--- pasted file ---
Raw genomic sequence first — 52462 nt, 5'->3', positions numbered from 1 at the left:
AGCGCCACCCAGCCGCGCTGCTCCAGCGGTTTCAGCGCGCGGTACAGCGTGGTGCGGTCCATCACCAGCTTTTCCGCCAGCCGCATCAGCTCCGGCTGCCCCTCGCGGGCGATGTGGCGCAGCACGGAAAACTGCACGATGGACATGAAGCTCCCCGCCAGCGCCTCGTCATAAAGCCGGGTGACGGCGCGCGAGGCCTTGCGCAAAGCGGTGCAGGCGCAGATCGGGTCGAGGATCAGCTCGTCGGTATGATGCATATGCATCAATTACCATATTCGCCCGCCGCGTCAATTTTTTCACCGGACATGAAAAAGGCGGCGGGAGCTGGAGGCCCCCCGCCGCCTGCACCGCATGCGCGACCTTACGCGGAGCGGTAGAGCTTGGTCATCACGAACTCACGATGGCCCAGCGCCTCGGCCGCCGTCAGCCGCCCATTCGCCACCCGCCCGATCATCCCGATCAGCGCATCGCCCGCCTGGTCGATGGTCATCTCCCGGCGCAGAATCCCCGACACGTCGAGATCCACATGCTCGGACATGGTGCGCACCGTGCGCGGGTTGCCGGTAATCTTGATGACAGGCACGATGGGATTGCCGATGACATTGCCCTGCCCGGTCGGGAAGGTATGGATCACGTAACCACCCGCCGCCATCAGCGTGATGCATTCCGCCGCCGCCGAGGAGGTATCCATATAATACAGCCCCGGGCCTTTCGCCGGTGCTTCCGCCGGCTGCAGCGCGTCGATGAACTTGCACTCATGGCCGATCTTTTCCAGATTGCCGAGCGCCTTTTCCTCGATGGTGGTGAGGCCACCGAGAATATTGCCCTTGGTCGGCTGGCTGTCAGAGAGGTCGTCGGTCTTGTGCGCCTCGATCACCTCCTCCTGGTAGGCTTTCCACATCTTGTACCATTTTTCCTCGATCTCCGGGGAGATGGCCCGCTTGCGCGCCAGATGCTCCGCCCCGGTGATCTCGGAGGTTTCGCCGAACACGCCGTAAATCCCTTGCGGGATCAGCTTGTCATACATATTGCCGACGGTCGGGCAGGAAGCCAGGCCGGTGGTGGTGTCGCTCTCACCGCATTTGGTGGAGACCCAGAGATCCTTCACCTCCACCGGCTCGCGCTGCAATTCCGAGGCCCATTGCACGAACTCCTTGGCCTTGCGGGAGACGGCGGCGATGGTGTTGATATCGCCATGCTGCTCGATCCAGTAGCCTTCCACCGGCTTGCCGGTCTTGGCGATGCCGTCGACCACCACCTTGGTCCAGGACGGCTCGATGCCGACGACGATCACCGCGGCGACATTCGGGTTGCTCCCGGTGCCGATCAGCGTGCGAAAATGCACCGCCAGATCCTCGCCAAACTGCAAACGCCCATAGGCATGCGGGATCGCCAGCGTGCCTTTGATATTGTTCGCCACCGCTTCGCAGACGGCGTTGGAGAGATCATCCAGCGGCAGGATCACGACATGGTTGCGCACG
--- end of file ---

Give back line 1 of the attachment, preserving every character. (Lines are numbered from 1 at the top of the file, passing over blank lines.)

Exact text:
Raw genomic sequence first — 52462 nt, 5'->3', positions numbered from 1 at the left: